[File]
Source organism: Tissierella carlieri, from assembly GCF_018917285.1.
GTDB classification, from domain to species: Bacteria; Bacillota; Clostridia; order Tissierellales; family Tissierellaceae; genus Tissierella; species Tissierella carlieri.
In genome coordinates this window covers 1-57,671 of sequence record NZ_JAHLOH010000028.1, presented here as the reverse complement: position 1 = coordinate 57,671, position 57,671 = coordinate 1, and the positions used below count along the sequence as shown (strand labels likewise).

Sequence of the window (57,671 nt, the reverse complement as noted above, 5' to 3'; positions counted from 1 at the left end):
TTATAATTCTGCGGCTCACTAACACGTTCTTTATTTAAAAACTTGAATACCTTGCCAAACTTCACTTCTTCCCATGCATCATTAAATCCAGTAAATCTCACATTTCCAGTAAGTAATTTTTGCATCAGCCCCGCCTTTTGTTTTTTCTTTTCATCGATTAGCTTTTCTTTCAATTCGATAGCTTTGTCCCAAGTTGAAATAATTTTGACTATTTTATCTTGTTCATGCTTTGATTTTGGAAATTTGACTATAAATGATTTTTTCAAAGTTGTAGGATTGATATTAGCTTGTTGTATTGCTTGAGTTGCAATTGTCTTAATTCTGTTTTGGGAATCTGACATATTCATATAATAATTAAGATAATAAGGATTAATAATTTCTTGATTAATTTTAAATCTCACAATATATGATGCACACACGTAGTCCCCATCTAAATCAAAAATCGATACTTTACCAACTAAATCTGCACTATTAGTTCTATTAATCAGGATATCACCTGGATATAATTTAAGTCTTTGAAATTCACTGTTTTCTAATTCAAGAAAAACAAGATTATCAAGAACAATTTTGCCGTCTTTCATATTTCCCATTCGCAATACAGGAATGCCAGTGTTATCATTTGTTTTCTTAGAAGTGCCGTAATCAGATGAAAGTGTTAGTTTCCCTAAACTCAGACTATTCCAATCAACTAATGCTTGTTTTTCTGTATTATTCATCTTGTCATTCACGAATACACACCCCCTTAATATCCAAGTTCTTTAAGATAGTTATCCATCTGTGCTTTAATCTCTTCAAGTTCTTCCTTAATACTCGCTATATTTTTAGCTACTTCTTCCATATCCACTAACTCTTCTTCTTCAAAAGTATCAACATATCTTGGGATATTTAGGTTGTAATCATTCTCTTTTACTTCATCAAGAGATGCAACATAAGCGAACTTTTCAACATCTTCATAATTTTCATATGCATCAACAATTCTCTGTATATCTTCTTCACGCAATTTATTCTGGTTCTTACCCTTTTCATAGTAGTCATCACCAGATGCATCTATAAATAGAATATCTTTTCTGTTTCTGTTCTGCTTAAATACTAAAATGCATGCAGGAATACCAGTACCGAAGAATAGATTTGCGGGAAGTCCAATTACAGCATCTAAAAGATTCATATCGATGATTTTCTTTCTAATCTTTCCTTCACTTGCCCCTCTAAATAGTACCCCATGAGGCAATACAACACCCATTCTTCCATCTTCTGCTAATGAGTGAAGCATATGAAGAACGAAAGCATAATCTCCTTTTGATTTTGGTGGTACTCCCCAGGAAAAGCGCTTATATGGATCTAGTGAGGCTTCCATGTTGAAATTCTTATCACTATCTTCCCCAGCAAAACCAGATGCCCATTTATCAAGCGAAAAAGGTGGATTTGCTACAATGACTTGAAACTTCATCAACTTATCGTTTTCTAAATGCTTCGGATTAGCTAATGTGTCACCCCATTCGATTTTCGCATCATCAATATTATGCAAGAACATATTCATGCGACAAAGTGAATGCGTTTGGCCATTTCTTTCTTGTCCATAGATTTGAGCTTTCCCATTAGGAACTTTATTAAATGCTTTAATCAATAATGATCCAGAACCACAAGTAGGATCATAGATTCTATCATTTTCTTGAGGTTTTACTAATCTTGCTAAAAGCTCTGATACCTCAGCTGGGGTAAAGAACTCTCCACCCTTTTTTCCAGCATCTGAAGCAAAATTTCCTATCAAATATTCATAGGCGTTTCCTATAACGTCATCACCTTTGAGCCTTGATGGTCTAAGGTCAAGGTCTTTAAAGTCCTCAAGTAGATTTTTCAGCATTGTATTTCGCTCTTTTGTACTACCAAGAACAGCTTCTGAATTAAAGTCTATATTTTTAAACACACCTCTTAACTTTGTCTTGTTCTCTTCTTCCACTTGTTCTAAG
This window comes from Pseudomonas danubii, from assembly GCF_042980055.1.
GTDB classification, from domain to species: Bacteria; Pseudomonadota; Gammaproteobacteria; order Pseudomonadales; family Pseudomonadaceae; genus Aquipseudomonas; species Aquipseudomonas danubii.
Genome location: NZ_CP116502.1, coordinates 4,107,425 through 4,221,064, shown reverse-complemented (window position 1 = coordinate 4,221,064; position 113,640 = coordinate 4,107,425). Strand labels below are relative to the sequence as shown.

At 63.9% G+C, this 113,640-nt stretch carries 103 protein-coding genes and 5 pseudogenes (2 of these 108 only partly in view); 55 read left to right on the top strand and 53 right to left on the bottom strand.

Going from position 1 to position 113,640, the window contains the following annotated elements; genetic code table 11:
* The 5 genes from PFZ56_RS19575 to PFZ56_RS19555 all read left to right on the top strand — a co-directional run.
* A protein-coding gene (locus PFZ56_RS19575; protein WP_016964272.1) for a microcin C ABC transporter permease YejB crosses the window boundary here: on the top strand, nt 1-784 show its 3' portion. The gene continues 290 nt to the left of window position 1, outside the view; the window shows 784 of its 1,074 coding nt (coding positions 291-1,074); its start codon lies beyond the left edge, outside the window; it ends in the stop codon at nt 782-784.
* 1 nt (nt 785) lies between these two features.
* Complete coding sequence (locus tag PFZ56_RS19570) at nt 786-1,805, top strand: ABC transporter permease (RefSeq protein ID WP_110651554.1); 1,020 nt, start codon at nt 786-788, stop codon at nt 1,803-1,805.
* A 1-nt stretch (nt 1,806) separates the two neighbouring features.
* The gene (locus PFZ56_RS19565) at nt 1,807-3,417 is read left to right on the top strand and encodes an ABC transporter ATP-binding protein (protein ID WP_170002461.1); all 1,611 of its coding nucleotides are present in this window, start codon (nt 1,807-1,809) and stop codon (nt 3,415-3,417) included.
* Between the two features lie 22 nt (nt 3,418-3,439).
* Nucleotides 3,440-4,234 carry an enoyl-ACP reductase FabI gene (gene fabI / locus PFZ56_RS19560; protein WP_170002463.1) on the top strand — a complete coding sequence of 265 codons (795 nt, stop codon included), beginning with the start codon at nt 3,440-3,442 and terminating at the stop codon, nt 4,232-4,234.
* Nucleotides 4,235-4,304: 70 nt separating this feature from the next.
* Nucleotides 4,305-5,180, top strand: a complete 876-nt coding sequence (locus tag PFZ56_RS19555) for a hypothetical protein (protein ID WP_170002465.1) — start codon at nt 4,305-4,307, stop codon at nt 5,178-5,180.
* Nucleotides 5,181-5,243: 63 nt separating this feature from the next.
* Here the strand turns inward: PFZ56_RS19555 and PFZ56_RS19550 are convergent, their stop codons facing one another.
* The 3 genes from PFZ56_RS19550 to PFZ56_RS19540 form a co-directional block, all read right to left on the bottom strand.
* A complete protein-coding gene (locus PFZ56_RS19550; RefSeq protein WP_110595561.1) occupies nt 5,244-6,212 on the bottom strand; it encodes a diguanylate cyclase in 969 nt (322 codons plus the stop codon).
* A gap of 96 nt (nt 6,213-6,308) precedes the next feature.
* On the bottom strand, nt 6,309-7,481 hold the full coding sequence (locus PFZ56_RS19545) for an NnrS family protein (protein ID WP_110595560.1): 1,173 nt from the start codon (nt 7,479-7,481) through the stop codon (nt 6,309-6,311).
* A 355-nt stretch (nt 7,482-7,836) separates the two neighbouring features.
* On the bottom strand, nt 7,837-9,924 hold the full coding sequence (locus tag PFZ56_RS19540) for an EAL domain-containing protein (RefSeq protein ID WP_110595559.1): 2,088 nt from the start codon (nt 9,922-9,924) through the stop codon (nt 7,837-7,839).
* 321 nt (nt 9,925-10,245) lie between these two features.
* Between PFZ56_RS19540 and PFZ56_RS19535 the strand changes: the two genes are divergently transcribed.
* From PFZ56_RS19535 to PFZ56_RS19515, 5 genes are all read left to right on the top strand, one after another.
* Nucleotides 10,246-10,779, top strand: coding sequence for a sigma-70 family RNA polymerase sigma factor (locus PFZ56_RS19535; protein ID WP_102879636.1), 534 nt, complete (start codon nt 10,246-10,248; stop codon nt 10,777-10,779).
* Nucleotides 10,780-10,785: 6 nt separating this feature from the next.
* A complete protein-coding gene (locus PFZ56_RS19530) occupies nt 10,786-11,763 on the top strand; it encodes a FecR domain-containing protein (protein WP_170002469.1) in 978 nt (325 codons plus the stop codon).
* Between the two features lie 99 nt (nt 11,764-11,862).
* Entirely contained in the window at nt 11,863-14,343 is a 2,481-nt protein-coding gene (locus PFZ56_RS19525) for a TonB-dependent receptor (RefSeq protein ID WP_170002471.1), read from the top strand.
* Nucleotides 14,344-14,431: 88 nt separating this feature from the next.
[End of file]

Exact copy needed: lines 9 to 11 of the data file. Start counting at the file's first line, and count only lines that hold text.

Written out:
At 63.9% G+C, this 113,640-nt stretch carries 103 protein-coding genes and 5 pseudogenes (2 of these 108 only partly in view); 55 read left to right on the top strand and 53 right to left on the bottom strand.

Going from position 1 to position 113,640, the window contains the following annotated elements; genetic code table 11:
* The 5 genes from PFZ56_RS19575 to PFZ56_RS19555 all read left to right on the top strand — a co-directional run.